The 'Date' (Datum) column has sort up/down buttons - these might be more important on a 'conversation' view, as it is more natural to see the time flow from top to bottom, while email inboxes tend to be looked at with the newest at the top - this might be an important user preference.
Click to enlarge screenshot:

Monday, 27 February 2012

Contact-centric email

This blog post develops the basic thesis that collaboration is person-centric, while the most prevalent collaboration tool, i.e. email, remains firmly wedded to the concepts of 'folder' and 'email', leaving the concept of 'person' somewhat out in the cold.

This post is labelled 'contact-centric' (rather than person-centric) purely because 'contact' is the term used in most email clients. Actually email clients are often endowed with an 'address book', named after a thing that contains 'addresses', not people.

The argument is more fully developed on my contact-centric email page, itself really a specific example of the principles of data-driven web design.

All email clients support the concept of folder. I.e. you can click on the name of a 'folder' (e.g. Sent Items) and can expect to see a list of emails associated with that folder conveniently displayed.

All email clients support the concept of an email. I.e. if you see a list of emails (e.g. after clicking on a folder name above) then you can expect the contents of that email to be conveniently displayed.

Person has a long history of being effectively an attribute of an email, i.e. a piece of data in the form of an email address that may appear in the From, To or CC fields. As mentioned above, email clients have added 'address books' over the years but almost entirely as a convenient cache of email addresses to aid the primary task of writing an email. Person (aka Contact) remains a poorly supported entity in the system, certainly compared to 'folder'.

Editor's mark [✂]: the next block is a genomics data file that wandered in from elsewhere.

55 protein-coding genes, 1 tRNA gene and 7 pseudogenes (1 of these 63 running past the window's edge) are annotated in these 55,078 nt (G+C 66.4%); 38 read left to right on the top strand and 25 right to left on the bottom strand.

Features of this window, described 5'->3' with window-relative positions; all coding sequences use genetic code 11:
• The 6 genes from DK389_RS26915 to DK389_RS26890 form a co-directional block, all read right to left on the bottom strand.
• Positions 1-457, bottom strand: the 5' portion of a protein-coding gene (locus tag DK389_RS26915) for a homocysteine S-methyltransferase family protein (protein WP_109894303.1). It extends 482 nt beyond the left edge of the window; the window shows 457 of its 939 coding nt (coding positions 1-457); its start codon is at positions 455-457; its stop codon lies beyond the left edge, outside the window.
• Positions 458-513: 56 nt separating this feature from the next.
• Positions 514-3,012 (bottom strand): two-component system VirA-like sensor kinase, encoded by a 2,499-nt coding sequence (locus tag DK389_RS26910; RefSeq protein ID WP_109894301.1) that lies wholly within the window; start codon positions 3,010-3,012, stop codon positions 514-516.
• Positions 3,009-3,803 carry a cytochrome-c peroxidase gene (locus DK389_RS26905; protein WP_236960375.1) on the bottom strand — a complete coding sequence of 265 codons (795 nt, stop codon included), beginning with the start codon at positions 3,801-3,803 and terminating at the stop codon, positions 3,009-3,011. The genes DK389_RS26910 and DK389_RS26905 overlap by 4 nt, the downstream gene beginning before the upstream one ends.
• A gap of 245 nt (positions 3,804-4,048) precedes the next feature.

It doesn't have to be this way. Rather than being hidden behind an 'address book' icon which effectively takes you 'out' of your email tool, your list of contacts could be displayed within your 'main' email view.

For 'Person' to be treated at least as importantly as 'folder', something more useful should happen when you click on a person name. The illustration below shows how the 'contact pane' could actually be a composite of contact details plus mails-from and mails-to the person concerned.

Regarding 'Person', the additional consideration is what would you click on to bring you to this view? The obvious answer is the name of a contact in the contacts list (aka 'address book') left-pane. In addition the same view could be reached when clicking on any email address in the To:, From: or CC: fields of any email.

So the 'person page' has two primary qualities that distinguish it from current 'traditional' implementation of email clients:
  1. All useful information derivable from a given individual is accessible from their 'person-page', and in many cases that information is 'promoted' to appear on the page itself (rather than being provided in the form of a link that takes you away from the person page). The 'Sent' tab in the illustration above keeps the user on the person page, not off to an 'inbox view' that happens to be sorted by email address.
  2. Clicking on a person reference (typically in the form of their email address) consistently brings the user to this view.
This post doesn't attempt to provide the definitive answer on what should be on the email person-page, but provides instead an illustration that should easily justify its value. Given a person page, there are many opportunities for collecting information even within the email system that could appear on this page. For example
  • the mail lists to which that users belongs
  • relationship scores with other users of the email system (equally this allows the collection of contacts with whom this user is most associated)
  • other systems (e.g. voicemail) may provide additional information that can be incorporated.